Republicans gather in Cleveland to nominate Todd Akin… I mean Donald Trump

Todd Akin

This election cycle has always given me a sense of deja vu. In the lead-up to the Republican convention of 2012, there was a frantic debate about how to get Todd Akin to drop out of the Missouri senate race following his controversial and bizarre comments on abortion the week before. This year, we have the same situation but probably on the largest scale possible.

Trump even has his own controversial comment on abortion. Trump is the guy who entered “serious” policy discussions by becoming the most notorious Obama birther. But we don’t have to go through the litany of examples here: everyone knows that Trump is the great big new Todd Akin—even if they don’t think of it that way. In fact, they like him for it; his being Todd Akin is seen as evidence that he’s not bought off, not just a political hack. That’s just Trump being Trump, we can imagine someone saying. In this way, he’s sort of the Republican version of Joe Biden, but it has to be admitted that he far surpasses Biden in this regard.

But, there are a few examples we will consider.

Recently, Trump was asked by the New York Times whether the Republican Party “maintaining its majority in the Senate meant anything to him.” He responded, “[w]ell, I’d like them to do that. But I don’t mind being a free agent, either.” One has to wonder, then, how he feels about the policy agenda he has been promoting for the last year.

On January 19, 2016, Trump was asked by Field & Stream about transferring public lands from the federal government to the states. He said, “I don’t like the idea because I want to keep the lands great, and you don’t know what the state is going to do. I mean, are they going to sell if they get into a little bit of trouble? And I don’t think it’s something that should be sold. We have to be great stewards of this land. This is magnificent land. And we have to be great stewards of this land.” Ted Cruz released an ad featuring these comments from Trump, and Trump responded to that ad at a campaign rally on February 22, saying that “[federal lands are] not a subject I know anything about” and that Cruz is “sick” and a “liar.” The political leader of a country deals with many of the most serious things in life, and the prospect of a world leader behaving in such a way should be troubling to say the least.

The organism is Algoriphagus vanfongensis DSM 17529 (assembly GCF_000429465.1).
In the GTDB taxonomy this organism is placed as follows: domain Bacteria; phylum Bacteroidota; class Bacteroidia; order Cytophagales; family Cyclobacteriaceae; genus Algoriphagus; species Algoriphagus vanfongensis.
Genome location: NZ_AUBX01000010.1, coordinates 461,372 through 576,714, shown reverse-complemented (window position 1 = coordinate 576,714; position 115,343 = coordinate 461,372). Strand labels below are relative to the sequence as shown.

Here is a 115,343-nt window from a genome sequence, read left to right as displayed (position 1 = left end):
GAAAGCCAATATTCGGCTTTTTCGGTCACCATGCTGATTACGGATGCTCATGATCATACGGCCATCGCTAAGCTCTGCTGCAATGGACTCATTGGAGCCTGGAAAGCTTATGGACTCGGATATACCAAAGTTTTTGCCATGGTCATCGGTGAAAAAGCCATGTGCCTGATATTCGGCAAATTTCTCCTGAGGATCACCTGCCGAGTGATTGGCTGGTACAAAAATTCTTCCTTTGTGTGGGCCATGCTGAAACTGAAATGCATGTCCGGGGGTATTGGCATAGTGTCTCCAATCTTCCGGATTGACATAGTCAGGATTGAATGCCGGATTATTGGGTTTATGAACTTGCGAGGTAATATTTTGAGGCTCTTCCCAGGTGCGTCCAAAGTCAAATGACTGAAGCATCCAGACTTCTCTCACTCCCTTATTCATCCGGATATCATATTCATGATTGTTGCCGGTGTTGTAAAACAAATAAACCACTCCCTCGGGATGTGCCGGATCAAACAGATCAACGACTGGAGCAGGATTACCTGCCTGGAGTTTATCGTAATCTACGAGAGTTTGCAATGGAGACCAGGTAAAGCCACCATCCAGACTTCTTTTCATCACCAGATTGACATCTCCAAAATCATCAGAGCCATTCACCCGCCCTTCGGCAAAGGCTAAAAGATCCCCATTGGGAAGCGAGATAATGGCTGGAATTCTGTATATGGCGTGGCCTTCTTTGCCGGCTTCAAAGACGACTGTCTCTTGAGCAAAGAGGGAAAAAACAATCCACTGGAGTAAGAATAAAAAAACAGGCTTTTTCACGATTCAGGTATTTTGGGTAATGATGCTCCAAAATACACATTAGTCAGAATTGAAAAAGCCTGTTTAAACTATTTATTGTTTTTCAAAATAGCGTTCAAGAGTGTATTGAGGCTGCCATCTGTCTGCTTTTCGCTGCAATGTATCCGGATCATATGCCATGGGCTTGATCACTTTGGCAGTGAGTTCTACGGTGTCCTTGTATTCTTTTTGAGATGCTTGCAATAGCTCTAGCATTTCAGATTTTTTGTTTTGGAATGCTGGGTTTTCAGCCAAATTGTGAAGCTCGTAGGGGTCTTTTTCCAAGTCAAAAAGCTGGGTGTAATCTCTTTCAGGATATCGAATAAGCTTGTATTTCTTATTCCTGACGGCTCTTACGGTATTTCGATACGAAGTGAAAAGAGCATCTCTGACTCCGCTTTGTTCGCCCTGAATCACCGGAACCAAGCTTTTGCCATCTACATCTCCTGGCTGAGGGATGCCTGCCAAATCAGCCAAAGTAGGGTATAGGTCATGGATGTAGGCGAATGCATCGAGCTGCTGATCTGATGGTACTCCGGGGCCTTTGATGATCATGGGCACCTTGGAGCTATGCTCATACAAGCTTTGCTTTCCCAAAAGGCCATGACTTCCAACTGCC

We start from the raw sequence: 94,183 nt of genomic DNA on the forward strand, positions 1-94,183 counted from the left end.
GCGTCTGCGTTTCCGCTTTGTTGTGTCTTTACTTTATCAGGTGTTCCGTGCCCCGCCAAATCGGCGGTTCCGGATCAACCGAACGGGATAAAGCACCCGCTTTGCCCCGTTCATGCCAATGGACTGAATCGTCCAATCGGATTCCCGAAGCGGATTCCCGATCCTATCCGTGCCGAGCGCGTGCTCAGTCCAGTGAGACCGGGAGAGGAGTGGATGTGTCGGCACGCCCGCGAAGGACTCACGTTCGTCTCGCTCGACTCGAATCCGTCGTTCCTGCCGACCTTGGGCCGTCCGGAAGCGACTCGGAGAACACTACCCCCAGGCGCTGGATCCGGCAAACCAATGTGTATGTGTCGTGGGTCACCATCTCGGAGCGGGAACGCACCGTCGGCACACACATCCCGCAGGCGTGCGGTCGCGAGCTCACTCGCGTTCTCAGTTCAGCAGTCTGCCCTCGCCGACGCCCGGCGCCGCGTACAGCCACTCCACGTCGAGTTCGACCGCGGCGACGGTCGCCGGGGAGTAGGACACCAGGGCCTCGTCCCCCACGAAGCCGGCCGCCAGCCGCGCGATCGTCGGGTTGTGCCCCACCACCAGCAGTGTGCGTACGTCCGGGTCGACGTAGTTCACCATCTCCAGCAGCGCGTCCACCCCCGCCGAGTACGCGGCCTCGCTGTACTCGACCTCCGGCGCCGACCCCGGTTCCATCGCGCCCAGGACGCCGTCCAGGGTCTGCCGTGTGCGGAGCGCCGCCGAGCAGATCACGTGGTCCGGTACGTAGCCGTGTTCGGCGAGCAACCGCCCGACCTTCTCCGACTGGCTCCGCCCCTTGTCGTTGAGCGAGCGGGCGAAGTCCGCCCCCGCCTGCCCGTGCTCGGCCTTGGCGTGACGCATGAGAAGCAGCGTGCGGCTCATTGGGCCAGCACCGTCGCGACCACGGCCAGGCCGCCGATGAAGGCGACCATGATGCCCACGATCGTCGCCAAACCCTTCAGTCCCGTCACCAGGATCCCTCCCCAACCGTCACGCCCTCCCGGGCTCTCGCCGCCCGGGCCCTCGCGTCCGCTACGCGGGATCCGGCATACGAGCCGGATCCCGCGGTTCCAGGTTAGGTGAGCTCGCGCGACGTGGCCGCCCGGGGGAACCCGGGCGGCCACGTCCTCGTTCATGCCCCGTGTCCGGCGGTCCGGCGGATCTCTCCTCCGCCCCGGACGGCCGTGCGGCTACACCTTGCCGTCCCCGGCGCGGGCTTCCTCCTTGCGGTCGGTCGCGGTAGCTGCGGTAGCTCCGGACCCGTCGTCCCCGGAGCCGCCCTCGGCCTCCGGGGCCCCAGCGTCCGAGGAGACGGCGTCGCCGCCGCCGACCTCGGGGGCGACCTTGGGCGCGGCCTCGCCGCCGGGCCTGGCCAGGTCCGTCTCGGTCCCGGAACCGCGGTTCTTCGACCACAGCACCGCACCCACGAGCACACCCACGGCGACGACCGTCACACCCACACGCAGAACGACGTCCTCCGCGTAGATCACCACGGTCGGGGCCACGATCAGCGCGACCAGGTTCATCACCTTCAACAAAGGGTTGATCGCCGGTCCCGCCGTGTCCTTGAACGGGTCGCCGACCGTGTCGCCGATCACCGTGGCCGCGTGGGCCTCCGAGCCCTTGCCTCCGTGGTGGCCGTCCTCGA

Much is said about how much Trump loves the country, but he gave to the Washington Post what may be the most vapid, superficial praise of Lincoln ever recorded. He said, “[w]ell, I think Lincoln succeeded for numerous reasons. He was a man who was of great intelligence, which most presidents would be. He was a man of great intelligence, but he was also a man that did something that was a very vital thing to do at that time. Ten years before or 20 years before, what he was doing would never have even been thought possible. So he did something that was a very important thing to do, and especially at that time.”

Clearly, then, if Trump loves the country, he means that he loves [what exists in his life]. He loves the plastic, meaningless caricature that is made every Fourth of July when people sarcastically refer to ‘Merica. Stephen Colbert aptly said of him that, “one of the reasons I can’t do [my] old character anymore [is that] he’s doing it better than I ever could.” If someone took public life seriously and said that they love the country, then they would be referring to a perspective that viewed the entire history of the United States in its proper historical context—i.e. from the perspective of the entire history of mankind and the universe. Such a person would probably have something to say about Lincoln other than superficial nothings.

After using over 80 words to say pretty much nothing about Lincoln, Trump said that “Nixon failed, I think to a certain extent, because of his personality. You know? It was just that personality. Very severe, very exclusive. In other words, people couldn’t come in. And people didn’t like him. I mean, people didn’t like him,” apparently forgetting that Nixon was re-elected with a massive 49-state landslide in 1972.

Even if you find the idea that you have to vote for Trump to stop Hillary convincing, you should still know Trump well enough to see that his nomination does not bode well for the future of what is right. People are good at what they are good at—no one is good at everything. I’m sure Trump is good at something. He’s good at getting some people to support him, but, aside from that, he seems completely unfit for the serious kind of public life.

Derek Hanusch

Derek Hanusch is a social commentator, writer and piano teacher in San Diego. He runs the Solid Quarry of Relatively Sober Reason. Find him on Facebook or Twitter.